1987 The reference manual of woody plant propagation: From seed to tissue culture Varsity Press Athens, GA Galle, F.C. 1997 Hollies: The genus Ilex Timber Press Portland, OR Gilman, E.F. 1999 Ilex cornuta ‘Burfordii Nana’ Univ. Florida Coop. Ext. Serv
Patricia R. Knight, D. Joseph Eakes, Kenneth M. Tilt, and Charles H. Gilliam
Stem cuttings of Ilex cornuta `Burfordii Nana' and Ilex × `Nellie R. Stevens', were direct stuck into cell pack, rose pot, quart pot, and trade gallon containers on March 4, 1991. Ten weeks and again at twenty weeks after sticking, rooted liners from cell pack, rose pot, and quart pot containers were transplanted into trade gallon containers. Thirty weeks after sticking, Nellie R. Stevens holly had a greater total root dry weight compared to Dwarf Burford holly. There were no differences in total root dry weight for any transplant treatment, but root distribution was influenced. Cell pack and rose pot liners transplanted twenty weeks after sticking showed a reduction in root growth in the root sector between the radius of a quart pot and a trade gallon pot. Shoot growth was also reduced for cell pack and rose pot liners that were transplanted into trade gallon containers twenty weeks after sticking.
Edward F. Gilman, Thomas H. Yeager, and Diane Weigle
Dwarf burford holly (Ilex cornuta `Burfordii Nana') fertilized with N at 22.1 g per container yearly during production in the nursery generated more new shoot weight but less root weight after transplanting to a landscape than those receiving N at 14.8 g per container yearly. Slicing the root ball at planting, compared to not slicing, resulted in comparable regenerated root weight but reduced new shoot number, new shoot dry weight, and new shoot:regenerated root dry-weight ratio when irrigation was not applied daily after transplanting. Although irrigation frequency did not impact total weight of regenerated roots into landscape soil, more roots grew from the bottom half of the root ball when plants were irrigated periodically after planting than when plants received daily irrigation. Plants irrigated other than daily produced fewer shoots and less shoot weight than those receiving irrigation daily after transplanting. When plants were without irrigation for 4 or 6 days in the first week after transplanting, those planted without the nursery container on the root ball were more stressed (more negative xylem potential) than those planted with the container still on the root ball. However, 2 weeks later, plants without the nursery container were less stressed due to root growth into landscape soil.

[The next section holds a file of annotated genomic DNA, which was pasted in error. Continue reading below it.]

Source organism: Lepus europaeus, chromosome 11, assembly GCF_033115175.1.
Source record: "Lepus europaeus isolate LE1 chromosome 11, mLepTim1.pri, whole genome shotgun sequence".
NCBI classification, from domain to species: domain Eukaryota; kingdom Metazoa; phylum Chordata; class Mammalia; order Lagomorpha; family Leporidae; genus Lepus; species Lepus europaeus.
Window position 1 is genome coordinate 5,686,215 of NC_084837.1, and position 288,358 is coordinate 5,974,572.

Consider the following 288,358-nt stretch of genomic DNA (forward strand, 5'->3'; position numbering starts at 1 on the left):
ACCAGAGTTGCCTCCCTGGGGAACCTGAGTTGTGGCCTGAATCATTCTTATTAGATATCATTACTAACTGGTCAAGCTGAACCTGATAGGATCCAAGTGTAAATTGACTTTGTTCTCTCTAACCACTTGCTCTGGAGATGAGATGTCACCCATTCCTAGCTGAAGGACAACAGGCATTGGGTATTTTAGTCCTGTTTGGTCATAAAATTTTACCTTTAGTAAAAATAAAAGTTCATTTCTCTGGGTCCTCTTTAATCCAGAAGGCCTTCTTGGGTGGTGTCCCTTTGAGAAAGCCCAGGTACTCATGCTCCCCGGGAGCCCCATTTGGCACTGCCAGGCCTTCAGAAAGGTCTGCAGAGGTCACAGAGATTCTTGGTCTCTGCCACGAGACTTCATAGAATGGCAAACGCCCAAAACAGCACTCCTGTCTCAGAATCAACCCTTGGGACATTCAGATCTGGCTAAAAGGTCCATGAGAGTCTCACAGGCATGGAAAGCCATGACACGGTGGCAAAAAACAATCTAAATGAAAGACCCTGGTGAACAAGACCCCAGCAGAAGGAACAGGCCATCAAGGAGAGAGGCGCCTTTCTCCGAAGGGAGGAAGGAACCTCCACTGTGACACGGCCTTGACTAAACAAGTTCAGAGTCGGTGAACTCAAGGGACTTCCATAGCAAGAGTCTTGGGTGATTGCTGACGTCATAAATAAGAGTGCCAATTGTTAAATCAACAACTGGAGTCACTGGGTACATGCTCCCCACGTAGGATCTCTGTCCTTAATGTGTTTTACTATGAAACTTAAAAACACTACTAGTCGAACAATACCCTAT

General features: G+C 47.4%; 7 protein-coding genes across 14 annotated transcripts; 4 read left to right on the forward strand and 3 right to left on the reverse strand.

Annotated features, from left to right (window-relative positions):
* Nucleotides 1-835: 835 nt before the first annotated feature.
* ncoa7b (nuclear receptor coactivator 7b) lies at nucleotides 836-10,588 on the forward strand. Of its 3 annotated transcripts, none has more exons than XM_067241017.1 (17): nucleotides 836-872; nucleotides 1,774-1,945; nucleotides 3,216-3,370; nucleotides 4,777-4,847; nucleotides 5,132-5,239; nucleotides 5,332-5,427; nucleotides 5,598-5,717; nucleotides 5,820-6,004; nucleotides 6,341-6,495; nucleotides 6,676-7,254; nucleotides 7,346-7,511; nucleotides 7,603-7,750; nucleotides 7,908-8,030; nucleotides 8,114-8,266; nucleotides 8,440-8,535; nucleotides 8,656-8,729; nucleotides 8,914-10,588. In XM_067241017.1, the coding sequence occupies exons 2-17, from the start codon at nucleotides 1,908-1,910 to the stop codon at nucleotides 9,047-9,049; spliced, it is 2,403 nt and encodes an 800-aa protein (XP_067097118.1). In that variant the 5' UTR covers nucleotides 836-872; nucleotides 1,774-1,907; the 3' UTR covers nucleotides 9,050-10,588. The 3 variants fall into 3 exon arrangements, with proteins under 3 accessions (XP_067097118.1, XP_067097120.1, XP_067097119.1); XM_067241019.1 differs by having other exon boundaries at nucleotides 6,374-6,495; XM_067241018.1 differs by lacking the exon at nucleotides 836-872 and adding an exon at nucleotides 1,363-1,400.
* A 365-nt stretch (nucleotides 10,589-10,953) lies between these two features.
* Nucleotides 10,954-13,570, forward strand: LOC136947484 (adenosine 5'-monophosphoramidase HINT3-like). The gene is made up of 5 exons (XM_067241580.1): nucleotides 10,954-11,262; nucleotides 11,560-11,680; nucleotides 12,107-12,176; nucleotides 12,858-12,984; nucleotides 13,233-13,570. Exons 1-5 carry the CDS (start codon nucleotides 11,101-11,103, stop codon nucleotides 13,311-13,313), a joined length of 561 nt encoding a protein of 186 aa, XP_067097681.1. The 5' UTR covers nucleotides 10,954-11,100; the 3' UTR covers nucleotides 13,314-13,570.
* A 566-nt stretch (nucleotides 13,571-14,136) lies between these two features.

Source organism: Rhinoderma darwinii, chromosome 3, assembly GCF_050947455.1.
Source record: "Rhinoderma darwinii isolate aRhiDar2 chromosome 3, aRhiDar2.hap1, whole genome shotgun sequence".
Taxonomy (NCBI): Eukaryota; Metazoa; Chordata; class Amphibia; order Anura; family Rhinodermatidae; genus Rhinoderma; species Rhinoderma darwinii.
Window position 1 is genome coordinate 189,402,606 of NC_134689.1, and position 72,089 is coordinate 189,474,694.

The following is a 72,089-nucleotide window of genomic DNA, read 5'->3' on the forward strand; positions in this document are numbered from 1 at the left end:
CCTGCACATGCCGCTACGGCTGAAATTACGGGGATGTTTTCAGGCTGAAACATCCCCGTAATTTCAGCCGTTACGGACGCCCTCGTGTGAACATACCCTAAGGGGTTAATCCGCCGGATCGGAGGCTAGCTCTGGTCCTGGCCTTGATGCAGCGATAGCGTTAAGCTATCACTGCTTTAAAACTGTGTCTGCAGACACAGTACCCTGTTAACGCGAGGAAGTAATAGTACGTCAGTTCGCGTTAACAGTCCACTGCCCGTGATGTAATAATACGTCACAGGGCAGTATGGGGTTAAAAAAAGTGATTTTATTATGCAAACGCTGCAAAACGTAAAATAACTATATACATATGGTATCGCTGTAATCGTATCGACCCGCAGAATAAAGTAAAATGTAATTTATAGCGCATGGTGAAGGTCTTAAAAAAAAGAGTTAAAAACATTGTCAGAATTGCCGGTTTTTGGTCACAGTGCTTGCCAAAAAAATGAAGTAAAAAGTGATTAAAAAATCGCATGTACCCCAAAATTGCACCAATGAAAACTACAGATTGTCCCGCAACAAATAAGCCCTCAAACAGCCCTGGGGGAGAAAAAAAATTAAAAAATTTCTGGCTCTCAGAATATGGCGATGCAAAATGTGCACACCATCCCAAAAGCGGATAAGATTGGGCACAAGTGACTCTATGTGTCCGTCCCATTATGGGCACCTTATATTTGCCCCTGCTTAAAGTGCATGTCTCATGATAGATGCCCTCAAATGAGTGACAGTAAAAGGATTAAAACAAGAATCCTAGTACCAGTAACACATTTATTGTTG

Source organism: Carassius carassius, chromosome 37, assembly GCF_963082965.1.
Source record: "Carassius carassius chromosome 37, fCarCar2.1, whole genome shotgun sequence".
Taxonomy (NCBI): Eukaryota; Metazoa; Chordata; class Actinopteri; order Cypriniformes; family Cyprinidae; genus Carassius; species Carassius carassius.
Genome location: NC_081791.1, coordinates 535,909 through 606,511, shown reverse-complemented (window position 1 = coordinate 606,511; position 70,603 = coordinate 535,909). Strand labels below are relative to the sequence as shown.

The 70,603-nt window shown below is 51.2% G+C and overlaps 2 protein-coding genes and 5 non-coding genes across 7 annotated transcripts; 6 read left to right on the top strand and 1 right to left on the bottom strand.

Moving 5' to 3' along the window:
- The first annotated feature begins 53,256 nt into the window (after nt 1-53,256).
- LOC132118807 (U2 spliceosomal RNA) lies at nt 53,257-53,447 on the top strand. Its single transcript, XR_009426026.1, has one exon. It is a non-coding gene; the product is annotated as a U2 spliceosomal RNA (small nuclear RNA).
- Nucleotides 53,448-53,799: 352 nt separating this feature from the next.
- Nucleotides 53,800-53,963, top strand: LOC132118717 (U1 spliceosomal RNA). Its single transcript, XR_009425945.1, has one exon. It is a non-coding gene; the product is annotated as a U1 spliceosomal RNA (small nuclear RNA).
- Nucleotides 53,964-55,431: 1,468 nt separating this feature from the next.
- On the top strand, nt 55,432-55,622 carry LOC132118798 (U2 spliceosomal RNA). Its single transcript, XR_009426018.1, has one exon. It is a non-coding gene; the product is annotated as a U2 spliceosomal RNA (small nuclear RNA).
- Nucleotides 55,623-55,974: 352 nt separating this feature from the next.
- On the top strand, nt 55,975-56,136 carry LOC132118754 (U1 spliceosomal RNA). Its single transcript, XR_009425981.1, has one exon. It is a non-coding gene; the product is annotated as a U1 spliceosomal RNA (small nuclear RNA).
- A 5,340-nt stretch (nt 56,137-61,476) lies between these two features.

A.L. Shober, K.A. Moore, C. Wiese, S.M. Scheiber, E.F. Gilman, and M. Paz
response to irrigation compared with no irrigation ( Scheiber et al., 2008 ). Previous research conducted at the University of Florida suggested that burford holly ( Ilex cornuta ‘Burfordii Nana’), pittosporum ( Pittosporum tobira ‘Variegata’) ( Wiese et
S.M. Scheiber, E.F. Gilman, M. Paz, and K.A. Moore
Ilex cornuta ‘Burfordii Nana’, Pittosporum tobira ‘Variegata’, and Viburnum odorotissimum and 2) quantify the time until establishment. Materials and Methods Ilex cornuta ‘Burfordii Nana’, Pittosporum tobira ‘Variegata’, and Viburnum
Janet C. Cole, Robert O. Brown, and Mark E. Payton
weights of pyracantha, photinia ( Photinia × fraseri ), and dwarf Burford holly ( Ilex cornuta ‘Burfordii Nana’) decreased as uniconazole substrate drench rate increased ( Frymire and Cole, 1992 ). Foliar applications were less effective than drenches at
Amy L. Shober, Kimberly A. Moore, Nancy G. West, Christine Wiese, Gitta Hasing, Geoffrey Denny, and Gary W. Knox
growth of Ilex cornuta ‘Burfordii Nana’ and Pittosporum tobira ‘Variegata’ HortScience 44 1438 1443